Obviously doc, going to take over rural health care. Anytime soon, but it's the start of a process. And the process started year and a half ago or so when they appointed a. A M. , chief medical officer who also looked at what they're selling on the shelves. And now is essentially saying, look, let's become a destination. And so with this partnership, they're becoming a destination for care, at least in these three locations.
You know, The jury is still out. The question remains. Can retail clinics. Set themselves up as a destination for healthcare. , regardless.
Expectations are changing, which means we have to continue to think about the consumer experience. We have to continue to combat costs. Increases. That is going to drive patients. , to seek alternative. Methods of care. So all the things we are doing right now has to be centered on the patient, the patient.
Is going to dictate how care gets delivered in the future. We're not talking about high acuity care, high acuity care. No one's coming after. That that level of care is fairly safe from a competitive standpoint. The problem is that it is also an extremely high cost. , form of care, right? We have to have the campuses. We have to have all the equipment, all the personnel in order to deliver the high acuity care and it's complex. No one is arguing that it isn't complex, that it isn't rocket science.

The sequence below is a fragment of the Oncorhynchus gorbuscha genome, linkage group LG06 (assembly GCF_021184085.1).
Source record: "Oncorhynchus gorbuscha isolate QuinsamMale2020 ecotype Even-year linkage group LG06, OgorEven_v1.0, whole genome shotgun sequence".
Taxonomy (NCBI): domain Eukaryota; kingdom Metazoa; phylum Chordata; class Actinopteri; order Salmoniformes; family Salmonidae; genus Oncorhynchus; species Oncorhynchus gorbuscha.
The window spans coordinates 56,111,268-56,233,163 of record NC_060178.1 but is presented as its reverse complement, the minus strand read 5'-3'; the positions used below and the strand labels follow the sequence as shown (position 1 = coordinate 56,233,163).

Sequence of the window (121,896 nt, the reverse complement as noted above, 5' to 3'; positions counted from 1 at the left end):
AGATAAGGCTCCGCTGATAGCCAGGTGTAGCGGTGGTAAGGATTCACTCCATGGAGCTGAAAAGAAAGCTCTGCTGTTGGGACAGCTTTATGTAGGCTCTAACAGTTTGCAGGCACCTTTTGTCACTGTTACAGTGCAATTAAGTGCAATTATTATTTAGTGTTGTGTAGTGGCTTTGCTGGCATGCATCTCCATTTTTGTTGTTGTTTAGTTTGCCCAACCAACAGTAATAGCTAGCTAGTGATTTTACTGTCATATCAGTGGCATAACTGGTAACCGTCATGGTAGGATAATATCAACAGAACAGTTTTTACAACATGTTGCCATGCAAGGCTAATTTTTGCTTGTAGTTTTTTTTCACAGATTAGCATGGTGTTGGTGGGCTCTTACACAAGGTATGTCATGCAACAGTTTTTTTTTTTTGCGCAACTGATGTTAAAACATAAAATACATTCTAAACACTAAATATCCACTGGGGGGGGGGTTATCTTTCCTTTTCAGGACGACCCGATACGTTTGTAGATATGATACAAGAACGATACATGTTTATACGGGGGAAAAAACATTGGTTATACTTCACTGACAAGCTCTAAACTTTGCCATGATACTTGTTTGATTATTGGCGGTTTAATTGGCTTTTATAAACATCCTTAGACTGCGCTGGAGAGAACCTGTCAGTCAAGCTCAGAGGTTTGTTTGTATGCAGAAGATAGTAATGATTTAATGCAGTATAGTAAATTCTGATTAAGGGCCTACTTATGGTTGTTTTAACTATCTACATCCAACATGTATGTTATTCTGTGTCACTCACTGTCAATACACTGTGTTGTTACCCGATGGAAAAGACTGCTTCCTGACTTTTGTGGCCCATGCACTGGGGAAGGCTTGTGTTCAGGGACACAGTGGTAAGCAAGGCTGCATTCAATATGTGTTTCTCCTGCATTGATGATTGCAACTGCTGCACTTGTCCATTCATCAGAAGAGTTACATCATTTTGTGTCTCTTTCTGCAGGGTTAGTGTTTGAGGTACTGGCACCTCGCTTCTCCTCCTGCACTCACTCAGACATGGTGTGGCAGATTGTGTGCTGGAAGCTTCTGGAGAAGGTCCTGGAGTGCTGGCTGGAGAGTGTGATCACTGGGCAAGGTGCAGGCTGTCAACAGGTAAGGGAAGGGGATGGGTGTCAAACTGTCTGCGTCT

But essentially what they're saying is you can have it. We're going to start to deliver care in different ways that leverages our capabilities. I guess the question I would ask if I were a health system is. What could we leverage that? No one else could, if they're handing us the high acuity care, is there something in that that gives us the ability to reach our communities in a different way?
Establish ourselves as the preferred partner. In health for our communities, for the people in our communities. Right. And in doing so, , unlock a whole host of other services that we can then begin to offer and experiences quite frankly, health experiences for our community. I don't know what those are, but if I was in a room thinking about.
What is the future of our health system in the community? I would be thinking, what can we leverage? What do we have that no one else does. And we have the high acuity care probably at a very high. Quality level. And convenience level four for high acuity care. And so if you have that, if you've. Mark that position as yours.
There has to be something in that that you could leverage. To be the preferred health partner. Uh,, people in your community. Just a thought.